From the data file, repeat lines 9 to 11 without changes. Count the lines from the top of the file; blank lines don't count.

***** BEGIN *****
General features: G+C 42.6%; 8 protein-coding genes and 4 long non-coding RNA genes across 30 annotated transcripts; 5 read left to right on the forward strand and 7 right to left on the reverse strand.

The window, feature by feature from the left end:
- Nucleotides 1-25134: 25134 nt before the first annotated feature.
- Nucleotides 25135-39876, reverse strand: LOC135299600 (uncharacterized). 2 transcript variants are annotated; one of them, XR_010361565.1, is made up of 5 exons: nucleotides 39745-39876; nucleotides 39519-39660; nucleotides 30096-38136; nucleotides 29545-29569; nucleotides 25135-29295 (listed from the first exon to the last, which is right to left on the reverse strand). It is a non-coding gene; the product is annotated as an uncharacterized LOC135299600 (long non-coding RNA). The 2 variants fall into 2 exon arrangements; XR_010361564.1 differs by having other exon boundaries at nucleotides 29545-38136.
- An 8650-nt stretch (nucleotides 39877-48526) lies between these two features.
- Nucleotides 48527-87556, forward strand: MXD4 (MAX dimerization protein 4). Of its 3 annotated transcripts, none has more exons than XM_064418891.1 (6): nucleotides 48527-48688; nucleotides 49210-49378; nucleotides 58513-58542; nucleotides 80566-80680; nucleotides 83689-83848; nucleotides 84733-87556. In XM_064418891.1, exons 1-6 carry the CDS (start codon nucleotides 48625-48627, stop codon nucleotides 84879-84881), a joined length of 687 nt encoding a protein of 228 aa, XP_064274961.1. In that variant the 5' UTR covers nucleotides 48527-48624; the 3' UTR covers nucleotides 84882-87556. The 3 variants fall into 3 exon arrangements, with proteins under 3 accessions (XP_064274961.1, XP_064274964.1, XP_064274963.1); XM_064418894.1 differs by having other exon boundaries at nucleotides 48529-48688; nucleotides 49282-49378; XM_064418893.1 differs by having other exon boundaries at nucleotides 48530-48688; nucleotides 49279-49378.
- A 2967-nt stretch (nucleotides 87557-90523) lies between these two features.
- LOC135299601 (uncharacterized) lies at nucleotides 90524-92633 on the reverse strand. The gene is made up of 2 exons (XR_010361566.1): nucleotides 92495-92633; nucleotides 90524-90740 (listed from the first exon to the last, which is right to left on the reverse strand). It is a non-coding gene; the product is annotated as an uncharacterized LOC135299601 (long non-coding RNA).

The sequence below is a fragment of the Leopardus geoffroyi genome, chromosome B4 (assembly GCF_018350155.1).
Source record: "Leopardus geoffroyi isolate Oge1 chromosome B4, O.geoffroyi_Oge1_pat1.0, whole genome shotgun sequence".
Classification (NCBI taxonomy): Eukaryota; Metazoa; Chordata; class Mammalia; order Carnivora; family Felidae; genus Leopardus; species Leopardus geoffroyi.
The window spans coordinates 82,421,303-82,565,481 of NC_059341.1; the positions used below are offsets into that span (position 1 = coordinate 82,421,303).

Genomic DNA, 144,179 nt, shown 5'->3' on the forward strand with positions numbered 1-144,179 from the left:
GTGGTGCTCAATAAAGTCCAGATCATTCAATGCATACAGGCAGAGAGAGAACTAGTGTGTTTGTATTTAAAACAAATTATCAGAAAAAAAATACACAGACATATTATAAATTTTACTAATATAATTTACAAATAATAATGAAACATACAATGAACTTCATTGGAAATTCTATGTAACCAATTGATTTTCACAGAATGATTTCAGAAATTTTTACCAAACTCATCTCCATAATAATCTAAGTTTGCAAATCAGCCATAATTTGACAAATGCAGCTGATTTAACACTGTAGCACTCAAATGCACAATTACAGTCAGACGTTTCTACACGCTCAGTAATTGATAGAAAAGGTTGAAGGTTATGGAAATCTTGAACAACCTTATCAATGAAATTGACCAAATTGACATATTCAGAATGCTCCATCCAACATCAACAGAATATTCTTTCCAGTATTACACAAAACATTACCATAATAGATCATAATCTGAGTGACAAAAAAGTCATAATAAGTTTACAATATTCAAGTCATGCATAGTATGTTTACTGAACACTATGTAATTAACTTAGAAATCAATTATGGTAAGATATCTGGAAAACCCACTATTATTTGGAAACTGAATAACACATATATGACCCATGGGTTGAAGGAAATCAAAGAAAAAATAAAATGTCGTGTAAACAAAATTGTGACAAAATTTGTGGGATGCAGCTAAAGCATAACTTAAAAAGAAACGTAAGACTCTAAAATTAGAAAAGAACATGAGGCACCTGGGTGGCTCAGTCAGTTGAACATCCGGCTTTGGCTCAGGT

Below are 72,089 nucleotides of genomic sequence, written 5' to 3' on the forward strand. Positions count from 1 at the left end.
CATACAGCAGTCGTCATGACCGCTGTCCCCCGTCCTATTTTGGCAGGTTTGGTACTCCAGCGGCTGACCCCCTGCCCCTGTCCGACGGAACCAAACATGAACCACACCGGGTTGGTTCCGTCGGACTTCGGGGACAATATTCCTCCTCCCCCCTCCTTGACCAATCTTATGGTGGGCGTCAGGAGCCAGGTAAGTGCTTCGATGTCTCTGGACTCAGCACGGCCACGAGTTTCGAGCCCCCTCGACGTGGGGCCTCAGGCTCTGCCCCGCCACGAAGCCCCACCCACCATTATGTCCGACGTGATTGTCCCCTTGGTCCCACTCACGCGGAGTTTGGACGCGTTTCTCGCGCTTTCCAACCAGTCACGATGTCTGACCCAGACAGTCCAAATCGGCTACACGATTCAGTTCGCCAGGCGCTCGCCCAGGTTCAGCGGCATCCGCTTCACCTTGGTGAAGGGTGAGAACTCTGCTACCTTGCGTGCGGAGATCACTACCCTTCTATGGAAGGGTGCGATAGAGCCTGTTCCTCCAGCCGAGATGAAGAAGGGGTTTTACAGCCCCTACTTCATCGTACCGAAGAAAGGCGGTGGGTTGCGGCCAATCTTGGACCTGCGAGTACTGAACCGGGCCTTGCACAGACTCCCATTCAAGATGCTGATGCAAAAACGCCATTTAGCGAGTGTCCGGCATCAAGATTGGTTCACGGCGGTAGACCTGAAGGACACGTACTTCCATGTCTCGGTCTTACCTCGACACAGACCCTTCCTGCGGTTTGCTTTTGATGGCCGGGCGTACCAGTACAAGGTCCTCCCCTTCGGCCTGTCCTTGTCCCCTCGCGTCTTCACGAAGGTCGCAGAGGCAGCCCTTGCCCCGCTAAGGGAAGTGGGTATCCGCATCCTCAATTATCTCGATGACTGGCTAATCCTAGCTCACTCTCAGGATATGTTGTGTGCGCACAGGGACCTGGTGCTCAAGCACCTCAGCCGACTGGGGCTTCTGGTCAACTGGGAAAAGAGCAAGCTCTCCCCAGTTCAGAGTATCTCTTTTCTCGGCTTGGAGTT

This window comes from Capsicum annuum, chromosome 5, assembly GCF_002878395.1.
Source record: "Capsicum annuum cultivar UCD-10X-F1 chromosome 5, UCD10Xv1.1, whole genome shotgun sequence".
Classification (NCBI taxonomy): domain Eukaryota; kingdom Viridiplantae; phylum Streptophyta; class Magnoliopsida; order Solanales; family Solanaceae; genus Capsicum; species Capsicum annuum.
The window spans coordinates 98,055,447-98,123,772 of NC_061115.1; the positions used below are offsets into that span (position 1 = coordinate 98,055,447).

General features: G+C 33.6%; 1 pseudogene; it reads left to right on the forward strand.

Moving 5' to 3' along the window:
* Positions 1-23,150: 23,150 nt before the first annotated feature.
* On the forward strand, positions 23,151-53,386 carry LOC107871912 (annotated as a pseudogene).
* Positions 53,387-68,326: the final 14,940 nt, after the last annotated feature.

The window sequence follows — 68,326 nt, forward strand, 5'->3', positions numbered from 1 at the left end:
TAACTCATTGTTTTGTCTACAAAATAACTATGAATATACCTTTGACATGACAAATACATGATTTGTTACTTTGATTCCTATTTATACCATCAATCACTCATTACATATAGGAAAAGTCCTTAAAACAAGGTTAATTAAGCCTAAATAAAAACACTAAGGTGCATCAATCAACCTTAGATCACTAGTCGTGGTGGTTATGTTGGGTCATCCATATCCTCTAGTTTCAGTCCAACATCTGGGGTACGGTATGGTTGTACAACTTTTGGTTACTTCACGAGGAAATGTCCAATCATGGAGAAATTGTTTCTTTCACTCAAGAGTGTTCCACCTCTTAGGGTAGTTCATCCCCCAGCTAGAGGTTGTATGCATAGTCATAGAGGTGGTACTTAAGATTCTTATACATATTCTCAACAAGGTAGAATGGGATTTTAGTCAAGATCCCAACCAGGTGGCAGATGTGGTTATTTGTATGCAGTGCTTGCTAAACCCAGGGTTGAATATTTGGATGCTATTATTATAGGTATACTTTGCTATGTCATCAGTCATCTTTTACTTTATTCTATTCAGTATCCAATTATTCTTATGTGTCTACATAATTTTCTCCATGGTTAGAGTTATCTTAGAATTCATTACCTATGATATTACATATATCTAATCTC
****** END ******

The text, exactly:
The sequence below is a fragment of the Leopardus geoffroyi genome, chromosome B4 (assembly GCF_018350155.1).
Source record: "Leopardus geoffroyi isolate Oge1 chromosome B4, O.geoffroyi_Oge1_pat1.0, whole genome shotgun sequence".
Classification (NCBI taxonomy): Eukaryota; Metazoa; Chordata; class Mammalia; order Carnivora; family Felidae; genus Leopardus; species Leopardus geoffroyi.